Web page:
The Mancave Movement, a Bognor Regis non-profit, which was founded last year by former town councillor Simon McDougall, has announced it will be running regular meetings in The Track, at the Bognor Regis railway station.
The new organisation hopes to start a healthy, comprehensive conversation about men's mental health, encouraging participants to open up about problems with depression, anxiety, trauma and other related issues.
"I want to support the next generation of men so that they can face the challenges of life knowing there is help and support within the local community for them," Mr McDougall said after announcing the group last year.
The group will be celebrating its new home with a launch on Saturday, February 5 between 12 and 2pm. Fellow director and town councillor Wayne Smith said the facilities should have everything the group needs to support men's mental health in Bognor Regis.
"There's a side unit we're renting and it's got the facilities for workshops. There are also side rooms so we can do one-to-one sessions if we need to. It's got its own kitchen, its own toilets. Everything."
After the launch, the group plans to meet every Thursday night at the The Track between 7 and 9 pm, giving participants an open platform on which to discuss their mental health and wellbeing.
"We're setting this up as a kind of buffer," Mr Smith said. "Because people do reach out to the NHS, but they're told 'not a problem, come and see us in a month's time.' Which, for someone that's really in need of help, is no good.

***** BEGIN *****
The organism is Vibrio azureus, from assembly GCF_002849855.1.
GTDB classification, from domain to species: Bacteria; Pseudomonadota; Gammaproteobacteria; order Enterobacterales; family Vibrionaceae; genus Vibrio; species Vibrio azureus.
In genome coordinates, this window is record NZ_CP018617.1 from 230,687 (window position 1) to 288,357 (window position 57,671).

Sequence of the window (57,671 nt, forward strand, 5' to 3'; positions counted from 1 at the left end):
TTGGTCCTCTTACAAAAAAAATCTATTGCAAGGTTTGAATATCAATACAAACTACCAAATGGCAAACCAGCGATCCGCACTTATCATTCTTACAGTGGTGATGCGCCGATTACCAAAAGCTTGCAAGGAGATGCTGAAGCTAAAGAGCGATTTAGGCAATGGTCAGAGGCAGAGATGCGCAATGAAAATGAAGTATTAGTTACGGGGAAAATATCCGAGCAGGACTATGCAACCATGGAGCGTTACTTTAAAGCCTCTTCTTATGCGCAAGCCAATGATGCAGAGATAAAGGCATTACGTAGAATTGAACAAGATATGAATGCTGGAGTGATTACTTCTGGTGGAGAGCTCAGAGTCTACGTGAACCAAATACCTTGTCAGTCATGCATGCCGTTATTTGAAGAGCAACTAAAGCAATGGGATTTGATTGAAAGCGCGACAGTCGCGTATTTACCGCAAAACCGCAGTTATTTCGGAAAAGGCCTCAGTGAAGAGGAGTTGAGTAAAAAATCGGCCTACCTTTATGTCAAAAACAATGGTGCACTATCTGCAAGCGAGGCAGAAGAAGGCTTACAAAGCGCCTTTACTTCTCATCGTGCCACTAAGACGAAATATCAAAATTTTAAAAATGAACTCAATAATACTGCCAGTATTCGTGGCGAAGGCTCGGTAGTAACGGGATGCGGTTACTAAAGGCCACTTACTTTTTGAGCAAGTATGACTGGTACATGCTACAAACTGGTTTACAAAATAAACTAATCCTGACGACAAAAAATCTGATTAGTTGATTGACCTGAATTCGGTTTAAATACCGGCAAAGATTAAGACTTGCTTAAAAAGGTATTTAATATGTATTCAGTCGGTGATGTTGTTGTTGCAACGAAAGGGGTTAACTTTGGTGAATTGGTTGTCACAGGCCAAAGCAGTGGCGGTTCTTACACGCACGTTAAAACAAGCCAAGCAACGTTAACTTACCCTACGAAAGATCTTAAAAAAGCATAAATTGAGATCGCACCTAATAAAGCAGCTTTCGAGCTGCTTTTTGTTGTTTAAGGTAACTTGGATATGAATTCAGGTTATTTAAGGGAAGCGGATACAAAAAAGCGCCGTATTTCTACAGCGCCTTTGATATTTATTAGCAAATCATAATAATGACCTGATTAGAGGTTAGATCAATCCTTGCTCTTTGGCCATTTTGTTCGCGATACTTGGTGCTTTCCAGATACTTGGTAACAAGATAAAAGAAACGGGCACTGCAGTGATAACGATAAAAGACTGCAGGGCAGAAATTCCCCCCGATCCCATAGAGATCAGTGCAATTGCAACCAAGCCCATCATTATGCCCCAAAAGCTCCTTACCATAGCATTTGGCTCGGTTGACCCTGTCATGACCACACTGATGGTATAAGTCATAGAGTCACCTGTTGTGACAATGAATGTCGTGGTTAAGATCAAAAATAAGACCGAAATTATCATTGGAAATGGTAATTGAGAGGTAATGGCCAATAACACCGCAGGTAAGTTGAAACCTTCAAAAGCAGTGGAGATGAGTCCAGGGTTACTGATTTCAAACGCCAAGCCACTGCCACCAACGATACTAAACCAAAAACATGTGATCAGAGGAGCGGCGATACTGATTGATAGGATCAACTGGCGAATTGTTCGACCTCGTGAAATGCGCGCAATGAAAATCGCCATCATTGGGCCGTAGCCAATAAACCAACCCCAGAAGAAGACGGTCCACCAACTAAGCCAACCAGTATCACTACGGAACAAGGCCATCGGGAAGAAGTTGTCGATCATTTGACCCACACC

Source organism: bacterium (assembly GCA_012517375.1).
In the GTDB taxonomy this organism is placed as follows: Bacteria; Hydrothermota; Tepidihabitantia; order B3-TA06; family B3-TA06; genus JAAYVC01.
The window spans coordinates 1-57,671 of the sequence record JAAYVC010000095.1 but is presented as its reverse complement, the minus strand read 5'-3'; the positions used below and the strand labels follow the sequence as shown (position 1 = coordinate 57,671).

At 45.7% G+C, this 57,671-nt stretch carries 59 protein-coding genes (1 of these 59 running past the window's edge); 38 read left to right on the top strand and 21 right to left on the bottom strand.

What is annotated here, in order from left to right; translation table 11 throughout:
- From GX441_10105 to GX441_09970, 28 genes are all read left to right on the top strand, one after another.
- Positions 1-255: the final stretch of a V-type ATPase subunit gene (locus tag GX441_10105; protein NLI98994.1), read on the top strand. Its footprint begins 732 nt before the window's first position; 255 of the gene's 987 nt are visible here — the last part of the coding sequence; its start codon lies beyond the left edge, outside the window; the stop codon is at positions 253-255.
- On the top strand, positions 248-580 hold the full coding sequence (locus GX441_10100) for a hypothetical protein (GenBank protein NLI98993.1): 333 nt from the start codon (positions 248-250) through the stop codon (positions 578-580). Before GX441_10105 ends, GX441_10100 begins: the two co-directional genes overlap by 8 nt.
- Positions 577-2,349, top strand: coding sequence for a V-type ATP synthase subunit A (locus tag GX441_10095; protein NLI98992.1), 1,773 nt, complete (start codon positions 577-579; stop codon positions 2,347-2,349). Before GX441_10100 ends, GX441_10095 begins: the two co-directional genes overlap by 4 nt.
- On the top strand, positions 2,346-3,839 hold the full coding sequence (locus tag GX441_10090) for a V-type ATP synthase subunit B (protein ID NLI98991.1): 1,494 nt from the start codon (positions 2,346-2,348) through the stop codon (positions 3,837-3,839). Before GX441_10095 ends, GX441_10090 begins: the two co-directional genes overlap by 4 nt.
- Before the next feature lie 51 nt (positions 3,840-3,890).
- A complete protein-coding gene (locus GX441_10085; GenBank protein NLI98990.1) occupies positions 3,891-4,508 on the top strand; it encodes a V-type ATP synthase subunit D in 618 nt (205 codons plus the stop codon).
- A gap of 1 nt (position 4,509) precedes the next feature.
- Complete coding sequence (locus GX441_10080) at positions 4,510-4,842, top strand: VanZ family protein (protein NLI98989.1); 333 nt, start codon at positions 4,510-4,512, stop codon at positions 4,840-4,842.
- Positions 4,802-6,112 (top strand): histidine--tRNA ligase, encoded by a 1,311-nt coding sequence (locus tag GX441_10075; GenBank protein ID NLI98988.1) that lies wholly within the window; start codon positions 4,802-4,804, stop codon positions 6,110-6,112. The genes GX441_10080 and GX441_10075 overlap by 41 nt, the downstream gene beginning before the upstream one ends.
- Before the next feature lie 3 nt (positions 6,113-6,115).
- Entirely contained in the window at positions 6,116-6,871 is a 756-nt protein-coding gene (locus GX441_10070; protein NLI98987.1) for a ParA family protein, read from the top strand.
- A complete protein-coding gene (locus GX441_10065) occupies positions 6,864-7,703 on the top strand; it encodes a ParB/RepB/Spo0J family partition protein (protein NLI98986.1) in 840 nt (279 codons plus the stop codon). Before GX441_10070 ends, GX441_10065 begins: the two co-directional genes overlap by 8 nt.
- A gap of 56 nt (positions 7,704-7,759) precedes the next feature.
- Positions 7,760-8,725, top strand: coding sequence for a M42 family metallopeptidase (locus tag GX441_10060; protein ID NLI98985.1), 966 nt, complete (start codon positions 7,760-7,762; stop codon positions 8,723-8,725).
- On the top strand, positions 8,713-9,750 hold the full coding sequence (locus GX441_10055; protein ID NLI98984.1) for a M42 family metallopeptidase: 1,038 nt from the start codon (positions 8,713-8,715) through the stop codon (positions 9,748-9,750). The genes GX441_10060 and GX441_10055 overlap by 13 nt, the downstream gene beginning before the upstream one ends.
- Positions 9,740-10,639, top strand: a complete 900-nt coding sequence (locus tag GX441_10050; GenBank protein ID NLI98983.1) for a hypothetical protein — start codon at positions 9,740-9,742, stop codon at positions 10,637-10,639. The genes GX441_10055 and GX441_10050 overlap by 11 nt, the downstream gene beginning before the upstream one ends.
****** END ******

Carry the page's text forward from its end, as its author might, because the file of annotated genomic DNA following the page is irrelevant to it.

"It gives people the chance to come in and do what they want to do. Have a cup of tea, sit with everyone else and have a chat. It's a chance to find out that you're not alone, that there are other people out there who also need help, who are also struggling. And if they feel more comfortable with a one-to-one we have the facilities to do that."
Mr McDougall, alongside the organisation's other members, hope to one day establish branches all over Sussex, and see this as a vital first step in the nascent movement's growth.
Fittingly, then, directors say there is already demand for the Mancave Movement's particular brand of solidarity and support.
"We've had a few people reaching out to us already," Mr Smith said. "There's been a real response. It's about encouraging people to talk. For us older blokes, we were always told 'suck it up and get on with it,' and that's what has to change. Doesn't matter who you are, everybody needs help and there's no shame it reaching out for it."